On keeping things from The Mother

The other week I was struck with a sudden spurt of enthusiasm for handicraft-type stuff, and I decided I should make myself a bag. I need a new handbag—the strap on the last one got worn through by a slightly-rusted metal loop—and making one would be fun and an ideal way to have something a bit different. It surely can’t be that hard to knock up a basic shopping-bag style thing, out of some decent thickness canvas or hessian or something, which i can sling over my shoulder. To decorate it, I decided I would get The Mother to hunt out some of my old swimming badges (the oval-pointy shaped ones) and sew them on, a vertical line on either side.

I knew this would be a good idea when, a couple of days after I thought of it, I saw a girl with swimming badges sewed onto the seat of her trousers. I mean, nowadays, two people can be a fashion movement. So, I phoned The Mother and asked her to find them, if she hadn’t chucked them out.

“Why do you want them?” she asked.

“To sew them on things, of course. What else are they for?”

“I’ll send them to you,” she said, “if you tell me the address of your website.”

So, it looks like the handbag might be off the menu for a while. I really don’t want The Mother coming here and lookin round every page on the website. And I know that if she did find it, she would look round every page and read every bit of information. I know she would. I don’t want her knowing that much about me.

More overuse of the word "Gah!"

Or a day in town when nothing seems to go right

So, on Sunday, I was sat around at home idly playing with Movable Type and seeing what some of the more obscure options do when A Friend In The Suburbs phoned. “I’m having a crap weekend,” she said, “want to come round some art galleries?”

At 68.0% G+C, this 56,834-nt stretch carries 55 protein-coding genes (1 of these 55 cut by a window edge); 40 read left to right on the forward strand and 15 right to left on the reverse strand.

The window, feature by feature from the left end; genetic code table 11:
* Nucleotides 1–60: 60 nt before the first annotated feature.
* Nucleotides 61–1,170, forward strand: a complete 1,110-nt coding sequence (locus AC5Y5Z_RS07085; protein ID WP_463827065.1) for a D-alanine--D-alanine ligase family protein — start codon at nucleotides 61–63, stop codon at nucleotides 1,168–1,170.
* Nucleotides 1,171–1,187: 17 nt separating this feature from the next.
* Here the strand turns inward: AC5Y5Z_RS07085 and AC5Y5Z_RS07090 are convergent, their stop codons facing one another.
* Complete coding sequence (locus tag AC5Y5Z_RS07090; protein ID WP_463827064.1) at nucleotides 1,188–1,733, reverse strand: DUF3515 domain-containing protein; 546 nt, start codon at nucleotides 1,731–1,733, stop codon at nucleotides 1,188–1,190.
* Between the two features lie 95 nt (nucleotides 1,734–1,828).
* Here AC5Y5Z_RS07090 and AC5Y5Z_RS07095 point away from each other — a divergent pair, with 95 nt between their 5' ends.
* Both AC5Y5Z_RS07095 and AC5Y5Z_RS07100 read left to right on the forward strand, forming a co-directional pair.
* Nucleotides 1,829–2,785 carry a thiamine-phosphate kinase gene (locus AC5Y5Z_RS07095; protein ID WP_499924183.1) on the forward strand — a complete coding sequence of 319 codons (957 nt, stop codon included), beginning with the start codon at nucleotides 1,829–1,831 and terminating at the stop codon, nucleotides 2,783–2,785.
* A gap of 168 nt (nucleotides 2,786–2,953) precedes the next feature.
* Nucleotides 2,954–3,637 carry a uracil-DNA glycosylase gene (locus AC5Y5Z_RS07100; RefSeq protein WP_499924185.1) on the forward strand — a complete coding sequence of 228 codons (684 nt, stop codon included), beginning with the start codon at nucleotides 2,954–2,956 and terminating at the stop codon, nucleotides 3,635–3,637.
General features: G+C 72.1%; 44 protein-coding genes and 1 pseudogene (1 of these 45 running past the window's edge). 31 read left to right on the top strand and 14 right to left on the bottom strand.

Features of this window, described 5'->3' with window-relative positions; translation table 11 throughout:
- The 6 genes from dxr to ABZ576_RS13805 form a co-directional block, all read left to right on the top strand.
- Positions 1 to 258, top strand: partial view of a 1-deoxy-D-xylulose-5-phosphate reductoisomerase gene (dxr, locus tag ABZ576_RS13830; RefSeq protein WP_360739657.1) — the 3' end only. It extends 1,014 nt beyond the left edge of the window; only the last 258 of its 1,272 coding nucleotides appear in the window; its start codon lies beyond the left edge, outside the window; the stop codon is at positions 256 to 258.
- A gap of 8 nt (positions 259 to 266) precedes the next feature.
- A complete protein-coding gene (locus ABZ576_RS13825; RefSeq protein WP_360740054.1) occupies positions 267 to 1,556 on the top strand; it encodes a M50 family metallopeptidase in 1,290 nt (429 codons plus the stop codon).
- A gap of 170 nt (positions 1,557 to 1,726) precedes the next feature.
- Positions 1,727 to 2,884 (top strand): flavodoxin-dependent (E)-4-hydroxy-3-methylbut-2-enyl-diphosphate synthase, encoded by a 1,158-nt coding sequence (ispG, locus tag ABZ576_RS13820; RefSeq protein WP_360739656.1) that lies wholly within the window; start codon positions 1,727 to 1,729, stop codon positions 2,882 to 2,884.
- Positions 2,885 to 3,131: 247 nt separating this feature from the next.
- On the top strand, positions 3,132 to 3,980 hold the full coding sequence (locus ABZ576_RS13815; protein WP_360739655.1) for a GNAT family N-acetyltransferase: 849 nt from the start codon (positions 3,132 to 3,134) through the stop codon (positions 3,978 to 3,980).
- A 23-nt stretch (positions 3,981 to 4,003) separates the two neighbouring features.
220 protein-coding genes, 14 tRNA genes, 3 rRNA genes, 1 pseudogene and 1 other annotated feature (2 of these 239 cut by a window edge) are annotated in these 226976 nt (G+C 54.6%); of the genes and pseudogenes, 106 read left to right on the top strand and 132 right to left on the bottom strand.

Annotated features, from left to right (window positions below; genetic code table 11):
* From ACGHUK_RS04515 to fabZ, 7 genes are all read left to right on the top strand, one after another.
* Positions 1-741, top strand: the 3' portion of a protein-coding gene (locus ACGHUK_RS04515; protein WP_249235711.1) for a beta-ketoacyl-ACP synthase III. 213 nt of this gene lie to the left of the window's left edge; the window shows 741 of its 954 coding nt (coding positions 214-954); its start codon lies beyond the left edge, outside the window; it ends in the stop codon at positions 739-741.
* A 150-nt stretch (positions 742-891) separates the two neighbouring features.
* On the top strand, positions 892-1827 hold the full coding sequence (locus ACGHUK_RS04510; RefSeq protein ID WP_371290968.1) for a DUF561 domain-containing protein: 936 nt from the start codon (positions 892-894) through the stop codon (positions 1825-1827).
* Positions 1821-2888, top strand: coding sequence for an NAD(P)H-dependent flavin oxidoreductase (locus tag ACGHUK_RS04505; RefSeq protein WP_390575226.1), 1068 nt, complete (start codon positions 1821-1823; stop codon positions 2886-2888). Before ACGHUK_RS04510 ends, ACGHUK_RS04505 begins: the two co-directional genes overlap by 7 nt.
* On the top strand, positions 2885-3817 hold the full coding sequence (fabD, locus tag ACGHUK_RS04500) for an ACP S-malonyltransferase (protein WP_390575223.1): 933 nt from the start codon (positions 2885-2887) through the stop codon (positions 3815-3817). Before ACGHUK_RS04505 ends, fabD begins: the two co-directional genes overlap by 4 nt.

So, I went out and we wandered down to Queen Street, to the Scottish National Portrait Gallery, because they have three rather good exhibitions on at the moment. We got there. And it was shut.


So, we walked back the way we came—in the rain, of course—and said “I know, let’s go to the Fruitmarket Gallery, they’ll be open even though it’s Sunday.” So we did. And they were open. But they didn’t have any exhibitions on.


So, we wandered round their wee shop and ooh’d and aah’d all the books and postcards, and Friend In The Suburbs said: “Why don’t we go to the City Café and get some food?” So we did. We looked at the menu, and thought “mmm, desserts.” We tried to order pancakes.

“Sorry, we’re halfway through changing the menu. No pancakes.”

“Ummm … do you have any desserts?”

“Sorry, no. We’ve got rid of them all. We still have milkshakes, though.”

OK, I’ll have a chocolate mint milkshake.”

“Sorry, we only have chocolate, strawberry or vanilla. No mint.”


So, in the end we went to Favorit and had lots of cake there, whilst spying on all the other cafe-users and saying we wished we’d had our camera with us so we could photograph them all.